Syllables: Types & Principles

Instructor: Kerry Gray

Kerry has been a teacher and an administrator for more than twenty years. She has a Master of Education degree.

Did you know that there are different types of syllables that can help teachers and students with decoding and spelling skills? In this lesson, we will learn how to break down syllables into six different types that can be used to teach decoding and spelling skills to students.

Breaking Words into Decodable Chunks

Why are syllables important? Syllables are units of unbroken sounds that combine to form words. When students understand syllabication, they are able to break down longer words into easily decodable chunks. In English orthography, or spelling conventions, six main categories of syllables have been identified. Let's learn more about different types of syllables students will encounter when reading and spelling.

Syllable Types

In this section each syllable type will be defined and examples will be provided.

  • Closed syllables are syllables that end with a consonant. One syllable words that are closed syllables include the words: train, belt, and at. Multisyllabic words, or words with more than one syllable, may consist of two closed syllables. For example, the following words consist of two closed syllables: banner and pilgrim. These words would be divided between consonants (ban ner, pil grim). Multisyllabic words may also consist of closed syllables combined with another syllable type.
  • Vowel-Consonant-e syllables contain a long vowel sound that is followed by a consonant and a silent 'e'. Examples of VCe syllables include: lake and care. An example of a multisyllabic word that contains both a closed syllable and a vowel-consonant-e syllable is folklore. 'Folk-' is a closed syllable, '-lore' is a VCe syllables.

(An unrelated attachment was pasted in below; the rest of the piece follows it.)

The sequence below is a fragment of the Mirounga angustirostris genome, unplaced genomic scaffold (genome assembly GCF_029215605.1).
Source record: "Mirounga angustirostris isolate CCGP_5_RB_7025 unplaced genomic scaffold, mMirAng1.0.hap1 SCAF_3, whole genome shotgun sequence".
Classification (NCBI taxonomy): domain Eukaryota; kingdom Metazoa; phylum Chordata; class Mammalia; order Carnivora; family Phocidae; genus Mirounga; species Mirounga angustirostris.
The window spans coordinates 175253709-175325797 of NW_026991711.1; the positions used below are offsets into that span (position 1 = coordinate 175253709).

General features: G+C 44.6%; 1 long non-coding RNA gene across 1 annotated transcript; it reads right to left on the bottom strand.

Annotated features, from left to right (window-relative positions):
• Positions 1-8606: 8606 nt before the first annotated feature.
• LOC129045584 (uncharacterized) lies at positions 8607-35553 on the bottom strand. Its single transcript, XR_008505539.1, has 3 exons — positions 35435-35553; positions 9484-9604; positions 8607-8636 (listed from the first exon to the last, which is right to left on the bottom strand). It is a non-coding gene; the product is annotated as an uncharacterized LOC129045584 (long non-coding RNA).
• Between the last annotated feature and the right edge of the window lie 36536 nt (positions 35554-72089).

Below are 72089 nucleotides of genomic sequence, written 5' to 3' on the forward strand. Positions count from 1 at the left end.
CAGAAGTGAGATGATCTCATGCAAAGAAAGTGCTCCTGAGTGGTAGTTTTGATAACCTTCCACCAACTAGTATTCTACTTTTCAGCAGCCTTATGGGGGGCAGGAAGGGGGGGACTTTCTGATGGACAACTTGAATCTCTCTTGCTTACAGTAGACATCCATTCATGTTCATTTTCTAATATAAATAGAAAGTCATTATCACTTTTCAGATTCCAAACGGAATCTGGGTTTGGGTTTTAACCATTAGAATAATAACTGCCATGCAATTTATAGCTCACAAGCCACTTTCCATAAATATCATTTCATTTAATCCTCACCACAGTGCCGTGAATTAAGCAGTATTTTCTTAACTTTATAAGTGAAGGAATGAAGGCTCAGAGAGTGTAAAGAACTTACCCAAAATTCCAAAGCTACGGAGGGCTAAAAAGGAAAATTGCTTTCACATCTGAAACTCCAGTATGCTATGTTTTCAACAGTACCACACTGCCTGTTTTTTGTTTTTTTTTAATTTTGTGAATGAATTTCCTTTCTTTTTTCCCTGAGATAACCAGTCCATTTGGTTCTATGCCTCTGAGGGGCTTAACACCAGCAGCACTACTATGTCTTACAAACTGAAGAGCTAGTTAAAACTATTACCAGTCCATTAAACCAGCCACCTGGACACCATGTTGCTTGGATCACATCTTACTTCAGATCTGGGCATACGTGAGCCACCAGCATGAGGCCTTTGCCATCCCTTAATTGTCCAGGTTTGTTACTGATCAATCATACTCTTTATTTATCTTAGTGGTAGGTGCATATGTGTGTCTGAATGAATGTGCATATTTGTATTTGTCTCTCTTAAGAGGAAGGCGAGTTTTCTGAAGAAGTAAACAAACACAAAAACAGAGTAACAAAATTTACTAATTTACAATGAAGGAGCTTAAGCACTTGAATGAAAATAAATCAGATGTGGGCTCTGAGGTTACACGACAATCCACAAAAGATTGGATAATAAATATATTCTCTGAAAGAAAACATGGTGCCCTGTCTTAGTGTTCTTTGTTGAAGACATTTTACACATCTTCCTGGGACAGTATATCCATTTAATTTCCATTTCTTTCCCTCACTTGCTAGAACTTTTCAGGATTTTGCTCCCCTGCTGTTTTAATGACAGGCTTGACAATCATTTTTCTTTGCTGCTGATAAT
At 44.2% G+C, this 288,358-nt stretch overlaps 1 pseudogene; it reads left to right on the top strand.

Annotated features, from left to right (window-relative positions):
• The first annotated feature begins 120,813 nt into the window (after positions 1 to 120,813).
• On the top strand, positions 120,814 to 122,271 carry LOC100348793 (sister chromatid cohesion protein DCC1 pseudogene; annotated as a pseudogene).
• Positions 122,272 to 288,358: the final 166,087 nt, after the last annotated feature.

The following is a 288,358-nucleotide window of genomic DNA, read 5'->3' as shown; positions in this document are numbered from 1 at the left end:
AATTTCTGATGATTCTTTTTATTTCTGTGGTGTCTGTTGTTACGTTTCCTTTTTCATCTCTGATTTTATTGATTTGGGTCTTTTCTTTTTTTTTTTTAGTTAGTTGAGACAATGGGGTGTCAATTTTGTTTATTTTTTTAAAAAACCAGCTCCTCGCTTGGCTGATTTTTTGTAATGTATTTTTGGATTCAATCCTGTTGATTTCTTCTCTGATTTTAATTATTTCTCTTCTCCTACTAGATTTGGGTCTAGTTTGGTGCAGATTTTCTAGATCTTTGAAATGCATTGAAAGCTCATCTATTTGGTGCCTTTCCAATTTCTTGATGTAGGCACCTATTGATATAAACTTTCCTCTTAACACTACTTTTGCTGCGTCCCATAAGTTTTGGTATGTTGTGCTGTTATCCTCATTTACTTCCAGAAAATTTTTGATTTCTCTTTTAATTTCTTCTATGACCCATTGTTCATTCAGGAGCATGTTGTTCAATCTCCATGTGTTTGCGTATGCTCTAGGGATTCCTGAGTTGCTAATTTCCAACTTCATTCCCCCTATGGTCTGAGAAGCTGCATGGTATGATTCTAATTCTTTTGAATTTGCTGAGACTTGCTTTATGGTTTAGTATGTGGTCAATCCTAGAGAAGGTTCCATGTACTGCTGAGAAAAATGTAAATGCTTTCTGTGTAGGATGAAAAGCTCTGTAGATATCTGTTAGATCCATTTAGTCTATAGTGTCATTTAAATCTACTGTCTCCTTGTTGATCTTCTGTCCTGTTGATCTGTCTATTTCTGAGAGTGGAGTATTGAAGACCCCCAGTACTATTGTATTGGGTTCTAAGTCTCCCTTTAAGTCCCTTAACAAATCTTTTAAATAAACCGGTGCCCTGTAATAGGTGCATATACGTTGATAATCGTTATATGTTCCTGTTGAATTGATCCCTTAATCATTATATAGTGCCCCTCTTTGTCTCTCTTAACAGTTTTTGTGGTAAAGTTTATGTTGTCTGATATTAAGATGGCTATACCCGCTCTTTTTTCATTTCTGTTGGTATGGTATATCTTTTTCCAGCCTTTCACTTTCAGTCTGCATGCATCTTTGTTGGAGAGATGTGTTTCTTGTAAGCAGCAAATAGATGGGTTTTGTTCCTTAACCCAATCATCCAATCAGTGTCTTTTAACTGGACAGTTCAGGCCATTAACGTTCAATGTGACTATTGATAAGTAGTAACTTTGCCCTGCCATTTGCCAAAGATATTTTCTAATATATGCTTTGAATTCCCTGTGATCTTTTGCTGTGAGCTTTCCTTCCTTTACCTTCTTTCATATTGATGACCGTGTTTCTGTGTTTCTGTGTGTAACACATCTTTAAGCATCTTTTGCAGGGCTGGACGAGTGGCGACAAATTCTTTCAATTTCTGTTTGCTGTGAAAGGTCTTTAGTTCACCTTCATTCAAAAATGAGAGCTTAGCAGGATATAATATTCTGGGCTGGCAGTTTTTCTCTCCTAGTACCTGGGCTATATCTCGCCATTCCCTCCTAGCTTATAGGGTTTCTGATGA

• Open syllables end with a long vowel sound that is not followed by a consonant. For example, one syllable words, such as 'be' and 'hi', are open syllables. The multisyllabic word, defend, combines the open syllable (de-), with the closed syllable (-fend).
  • Vowel Team syllables are combinations of between two and four vowel letters that combine to make one vowel sound. For example, the words coin and chief use two vowel letters to create a vowel team syllable. In some cases, the consonant letter acts as part of the vowel team. For example, in the words thaw, boy, and brought, the letters g, h, w, and y are consonants that are used to create vowel sounds.
  • Vowel-r syllables are syllables in which the sound of the vowel is changed because of the 'r' that follows it. Words that contain vowel-r syllables include: perforate and meteor.
  • Consonant-le syllables are syllables that are created by adding a consonant plus '-le' to an open or closed syllable. For example, words that combine consonant-le to an open syllable include: bible and ogle. Multisyllabic words that are a combination of closed syllables and consonant-le syllables include: ripple and mingle.

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